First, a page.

Many mammals, from domestic cats and dogs to giant pandas, use scent to communicate with each other. A new study from the University of California, Davis, shows how domestic cats send signals to each other using odors derived from families of bacteria living in their anal glands. The work was published Nov. 8 in Scientific Reports.
The study adds to a growing body of research on the relationship between microbes and odor in mammals, including domestic dogs, wild animals such as foxes, pandas and hyenas, and humans.
Cats’ scent comes from a mix of volatile organic compounds, including aldehydes, alcohols, esters and ketones. While mostly undetectable to human noses, these scents are important in cats’ behavior and social lives. They mark territory, attract mates and repel rivals.
Connie Rojas, a postdoctoral researcher working with Professor Jonathan Eisen at the UC Davis Department of Evolution and Ecology and Genome Center, led a three-part study of anal gland secretions from domestic cats. They used DNA sequencing, mass spectrometry and microbial culturing to look at the chemicals in the secretions and the microbes that make them.
The subjects in the study were 23 domestic cats seen at the UC Davis Veterinary Medical Teaching Hospital for elective procedures such as dental cleaning. Owners gave written permission for their cats to take part in the study.
Highly variable microbiome
Five genera of bacteria (Corynebacterium, Bacteroides, Proteus, Lactobacillus and Streptococcus) dominated overall, but the microbial makeup was highly variable between individual cats. Older cats generally had a different microbiome from younger animals. There were also some apparent differences in cats assessed as obese, but the sample size was not large enough to confirm this. Microbial populations might also be affected by factors such as the cat’s diet, health conditions and its overall living environment.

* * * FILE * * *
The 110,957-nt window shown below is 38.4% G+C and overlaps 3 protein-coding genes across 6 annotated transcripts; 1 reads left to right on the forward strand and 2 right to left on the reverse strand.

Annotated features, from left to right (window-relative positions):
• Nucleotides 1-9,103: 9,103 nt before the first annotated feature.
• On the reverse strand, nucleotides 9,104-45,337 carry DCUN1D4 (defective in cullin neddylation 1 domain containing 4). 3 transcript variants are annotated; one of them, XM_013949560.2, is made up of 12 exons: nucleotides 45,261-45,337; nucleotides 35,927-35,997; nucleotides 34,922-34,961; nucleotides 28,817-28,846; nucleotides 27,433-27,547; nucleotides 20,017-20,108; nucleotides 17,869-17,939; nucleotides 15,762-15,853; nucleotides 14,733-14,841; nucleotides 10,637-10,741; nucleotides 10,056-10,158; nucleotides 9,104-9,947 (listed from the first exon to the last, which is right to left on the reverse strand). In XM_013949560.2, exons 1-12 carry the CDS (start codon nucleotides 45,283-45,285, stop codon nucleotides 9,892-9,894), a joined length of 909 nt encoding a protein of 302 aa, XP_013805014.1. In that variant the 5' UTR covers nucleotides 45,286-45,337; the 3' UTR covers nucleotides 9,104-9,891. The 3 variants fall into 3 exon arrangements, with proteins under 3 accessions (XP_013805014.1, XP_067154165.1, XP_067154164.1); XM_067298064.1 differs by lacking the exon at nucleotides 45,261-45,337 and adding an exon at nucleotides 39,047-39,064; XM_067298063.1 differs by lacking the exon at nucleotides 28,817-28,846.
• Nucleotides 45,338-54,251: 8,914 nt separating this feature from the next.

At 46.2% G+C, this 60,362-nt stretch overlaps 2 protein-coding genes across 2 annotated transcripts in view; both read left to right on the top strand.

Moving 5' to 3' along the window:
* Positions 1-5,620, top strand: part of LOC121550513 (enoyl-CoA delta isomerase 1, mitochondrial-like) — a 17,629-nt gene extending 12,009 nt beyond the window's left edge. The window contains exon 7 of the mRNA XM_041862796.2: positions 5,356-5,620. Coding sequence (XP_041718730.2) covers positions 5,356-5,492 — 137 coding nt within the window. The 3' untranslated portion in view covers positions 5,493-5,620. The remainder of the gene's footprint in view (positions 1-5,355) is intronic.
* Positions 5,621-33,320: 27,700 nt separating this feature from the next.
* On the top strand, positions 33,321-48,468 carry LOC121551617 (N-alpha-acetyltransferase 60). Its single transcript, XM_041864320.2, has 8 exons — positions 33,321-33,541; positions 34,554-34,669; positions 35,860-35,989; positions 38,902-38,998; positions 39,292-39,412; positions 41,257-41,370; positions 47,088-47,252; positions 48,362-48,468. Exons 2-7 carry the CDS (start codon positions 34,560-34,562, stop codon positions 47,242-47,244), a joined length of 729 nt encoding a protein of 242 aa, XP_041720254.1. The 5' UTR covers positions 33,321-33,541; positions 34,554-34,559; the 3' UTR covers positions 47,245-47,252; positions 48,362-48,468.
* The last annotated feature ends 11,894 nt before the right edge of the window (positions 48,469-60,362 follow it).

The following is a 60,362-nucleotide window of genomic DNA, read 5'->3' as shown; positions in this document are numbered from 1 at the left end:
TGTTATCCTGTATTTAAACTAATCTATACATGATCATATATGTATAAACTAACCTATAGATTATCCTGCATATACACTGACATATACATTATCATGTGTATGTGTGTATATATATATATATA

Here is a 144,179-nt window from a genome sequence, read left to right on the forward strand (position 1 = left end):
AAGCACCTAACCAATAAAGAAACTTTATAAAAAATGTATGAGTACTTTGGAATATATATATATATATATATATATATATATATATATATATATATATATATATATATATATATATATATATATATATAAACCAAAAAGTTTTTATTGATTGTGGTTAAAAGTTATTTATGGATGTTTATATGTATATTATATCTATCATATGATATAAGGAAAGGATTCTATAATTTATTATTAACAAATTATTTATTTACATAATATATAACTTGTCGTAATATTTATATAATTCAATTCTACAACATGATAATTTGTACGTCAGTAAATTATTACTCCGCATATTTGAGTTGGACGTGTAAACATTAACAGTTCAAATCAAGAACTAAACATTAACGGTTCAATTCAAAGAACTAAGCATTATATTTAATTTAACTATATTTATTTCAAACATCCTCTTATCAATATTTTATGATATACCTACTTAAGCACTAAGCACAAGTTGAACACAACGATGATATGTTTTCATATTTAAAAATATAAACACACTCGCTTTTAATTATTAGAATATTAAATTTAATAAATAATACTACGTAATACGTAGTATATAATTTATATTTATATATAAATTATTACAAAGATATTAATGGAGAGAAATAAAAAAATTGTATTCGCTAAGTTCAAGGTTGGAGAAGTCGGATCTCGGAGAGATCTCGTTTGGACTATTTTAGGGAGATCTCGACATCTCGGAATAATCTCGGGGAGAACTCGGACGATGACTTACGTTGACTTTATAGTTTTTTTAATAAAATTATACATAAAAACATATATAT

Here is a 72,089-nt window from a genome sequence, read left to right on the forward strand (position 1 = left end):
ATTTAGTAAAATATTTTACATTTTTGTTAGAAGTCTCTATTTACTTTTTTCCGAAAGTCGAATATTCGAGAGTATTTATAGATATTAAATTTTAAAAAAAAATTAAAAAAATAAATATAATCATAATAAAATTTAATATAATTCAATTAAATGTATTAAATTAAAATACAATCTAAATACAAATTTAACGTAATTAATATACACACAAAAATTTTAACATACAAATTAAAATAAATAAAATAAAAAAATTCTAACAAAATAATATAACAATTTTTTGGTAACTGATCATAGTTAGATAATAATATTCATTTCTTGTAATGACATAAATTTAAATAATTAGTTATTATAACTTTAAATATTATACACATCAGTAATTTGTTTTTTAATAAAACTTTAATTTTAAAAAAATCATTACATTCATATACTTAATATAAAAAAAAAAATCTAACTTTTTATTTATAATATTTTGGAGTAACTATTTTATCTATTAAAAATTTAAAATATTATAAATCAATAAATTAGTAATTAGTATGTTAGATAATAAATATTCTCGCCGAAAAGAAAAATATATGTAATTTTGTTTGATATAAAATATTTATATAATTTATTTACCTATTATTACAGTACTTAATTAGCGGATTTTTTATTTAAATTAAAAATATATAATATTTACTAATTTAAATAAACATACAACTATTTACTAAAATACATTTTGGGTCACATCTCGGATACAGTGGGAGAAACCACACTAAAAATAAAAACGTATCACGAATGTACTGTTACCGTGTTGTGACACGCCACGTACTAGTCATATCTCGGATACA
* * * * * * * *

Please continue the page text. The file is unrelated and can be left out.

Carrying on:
Looking at the chemicals produced in the anal glands, the researchers detected hundreds of organic compounds. Genetic analysis showed that the bacteria living in the anal gland could be responsible for making these compounds.
The researchers hope to continue and expand the study to include more domestic cats as well as other species of cats.
Additional co-authors on the study, all at UC Davis, are: David Coil, Genome Center; Stanley Marks, School of Veterinary Medicine; Eva Borras, Mitchell McCartney and Cristina Davis, Department of Mechanical and Aerospace Engineering and UC Davis Lung Center; and Hira Lesea, Department of Microbiology and Molecular Genetics.
The work was supported in part by grants from the National Institutes of Health and by a UC Davis Chancellor’s Fellowship to Rojas.
Read the paper (Scientific Reports)
- Connie Rojas, Davis Genome Center, firstname.lastname@example.org
- Jonathan Eisen, Genome Center, email@example.com
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